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Informed Dissent

Adam Greenfield understands technology and wants to explain some things to us. We should pay attention.

March 15, 2018
 
 

I went to a brown-bag lunch with some folks today talking about how to use a new software platform developed to keep notes about advisees and keep track of both problems and promise. It will replace a lot of emails and phone calls and dropped balls, but it also feels a bit like a benevolent Panopticon. I know our students have grown up in a world of constant surveillance, but I wouldn’t have liked all those notes about me trailing me through college, however well meant. The parent company’s privacy policy talks about aggregating “anonymized” data for its own trade-secret uses, which makes me nervous. A handful of data points can reveal identity if you know what you’re doing. I’ve read enough of Audrey Watters remarkable work to know how these ed tech companies are galloping along, raising venture capital, buying and selling and merging and morphing. Who know who'll own that data next? I’ll get with the program – I mean, how can you say you are not willing to help with “student success”?  - and I see the practical value, but I don’t like its underlying implications.

Radical Technologies coverPerhaps it doesn’t help that I’ve been reading a fascinating and scary book by Adam Greenfield, Radical Technologies: The Design of Everyday Life. He’s a senior Fellow at the London School of Economics and has done a lot of work on user interface design and smart cities. This is no typical techno-dystopian jeremiad. He’s very well informed about a whole host of technologies that we hear a lot about but (if you’re like me) have a hard time grasping. He's a graceful writer, so even when he’s angry he’s eloquent without relying on emotional cues or nostalgia. More importantly, he thinks new technologies have a lot of potential – but if we fail to pay attention, all of its benefits will reinforce current power structures. What they call “innovation” now that "progress" has gone out of style is the entrenchment of power and wealth.

The subjects tackled include the smartphone, the internet of things, digital fabrication (you know, those 3D printers every library had to buy to be cool), cryptocurrency, blockchain, automation, machine learning, and artificial intelligence. All of these things are being created by humans to influence our everyday lives while also pushing us out of the way. He has an answer for the problems the technological "stacks" consolidating power among a few powerful companies pose. We can’t simply disconnect, we can’t use these systems in ways that won’t reproduce our current arrangements of power. What we need to do is promote a generation of radical technologists who will rewrite the code. For those of us who aren’t already engaged in this work, he recommends we push back against the rhetoric of transcendence and don’t let our eyes glaze over when people start going on and on about the blockchain or machine learning because it will change our everyday lives.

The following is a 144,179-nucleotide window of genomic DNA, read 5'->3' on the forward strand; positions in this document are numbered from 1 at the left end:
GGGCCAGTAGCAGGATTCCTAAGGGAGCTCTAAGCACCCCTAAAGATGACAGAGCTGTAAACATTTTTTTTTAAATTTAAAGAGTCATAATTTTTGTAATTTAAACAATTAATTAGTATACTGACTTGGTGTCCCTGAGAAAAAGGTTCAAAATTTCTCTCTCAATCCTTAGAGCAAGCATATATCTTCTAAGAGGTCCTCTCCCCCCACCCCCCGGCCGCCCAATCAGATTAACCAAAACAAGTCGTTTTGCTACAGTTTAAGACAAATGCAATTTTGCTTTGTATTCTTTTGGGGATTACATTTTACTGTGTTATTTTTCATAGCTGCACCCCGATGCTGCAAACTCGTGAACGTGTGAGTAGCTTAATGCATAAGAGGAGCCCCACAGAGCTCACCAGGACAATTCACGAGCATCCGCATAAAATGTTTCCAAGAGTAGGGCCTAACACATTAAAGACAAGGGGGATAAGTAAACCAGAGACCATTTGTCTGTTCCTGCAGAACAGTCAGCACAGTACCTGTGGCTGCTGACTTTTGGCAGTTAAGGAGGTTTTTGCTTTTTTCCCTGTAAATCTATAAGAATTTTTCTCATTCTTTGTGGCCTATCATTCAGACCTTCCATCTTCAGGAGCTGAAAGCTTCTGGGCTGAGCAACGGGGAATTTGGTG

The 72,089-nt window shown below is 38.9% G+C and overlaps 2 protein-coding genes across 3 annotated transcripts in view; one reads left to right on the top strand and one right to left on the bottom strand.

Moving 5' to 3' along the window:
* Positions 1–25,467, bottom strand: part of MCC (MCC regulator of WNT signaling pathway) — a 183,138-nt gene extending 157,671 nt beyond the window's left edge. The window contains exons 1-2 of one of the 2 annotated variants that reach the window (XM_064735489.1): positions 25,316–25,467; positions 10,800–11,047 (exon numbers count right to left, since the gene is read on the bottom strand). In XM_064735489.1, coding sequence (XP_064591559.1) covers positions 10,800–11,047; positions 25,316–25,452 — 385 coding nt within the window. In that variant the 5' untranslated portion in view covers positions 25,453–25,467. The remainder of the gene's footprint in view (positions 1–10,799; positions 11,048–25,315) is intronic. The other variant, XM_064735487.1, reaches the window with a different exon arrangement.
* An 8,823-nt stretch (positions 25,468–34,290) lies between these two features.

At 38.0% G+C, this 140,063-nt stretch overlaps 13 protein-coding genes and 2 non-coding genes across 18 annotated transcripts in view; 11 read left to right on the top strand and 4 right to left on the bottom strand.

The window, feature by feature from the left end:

Greenfield is a good guide to all this. He can explain how it works and what its implications are. He also has frequent moments when poetry breaks through. Here’s a sample:

At present, the internet of things is the most tangible material manifestation of a desire to measure and control the world around us. But as an apparatus of capture, it is merely a means to an end. The end remains the quantification of the processes of life at every scale; their transformation into digital data; and the use of that data for analysis, the development of projective simulation and the training of machine-learning algorithms. It behooves us to spend time thinking about what comes along for the ride, every time we invoke this complex of ideas, to consider where it might have come from and what kind of world it suggests we live in.

For me, many years of thinking and working in this domain have left behind a clear and vivid picture of that world. It seems strange to assert that anything as broad as a class of technologies might have a dominant emotional tenor, but the internet of things does. That tenor is sadness. When we pause to listen for it, the overriding emotion of the internet of things is a melancholy that rolls off of it in waves and sheets. The entire pretext upon which it depends is a milieu of continuously shattered attention, of overloaded awareness, and of gaps between people just barely annealed with sensors, APIs and scripts.

Implicit in its propositions is a vision of inner states and home lives alike savaged by bullshit jobs, overcranked schedules and long commutes, of intimacy stifled by exhaustion and the incapacity or unwillingness to be emotionally present. The internet of things so often seems like an attempt to paper over the voids between us, or slap a quick technical patch on places where capital has left us unable to care for one another (59-60).

Then, as if we weren’t already reduced to shambles, he points out the real problem is who gets the information this stuff collects and what happens to it, finding a parallel in 1936 Dutch record keeping that seemed like a good idea until the Germans took over the machines and the data and used it to industrialize murder.

It’s a very good book. It does a good job of explaining complicated things. It makes a strong argument for doing technology differently. It also suggests that if we don’t, we’re in deep trouble.

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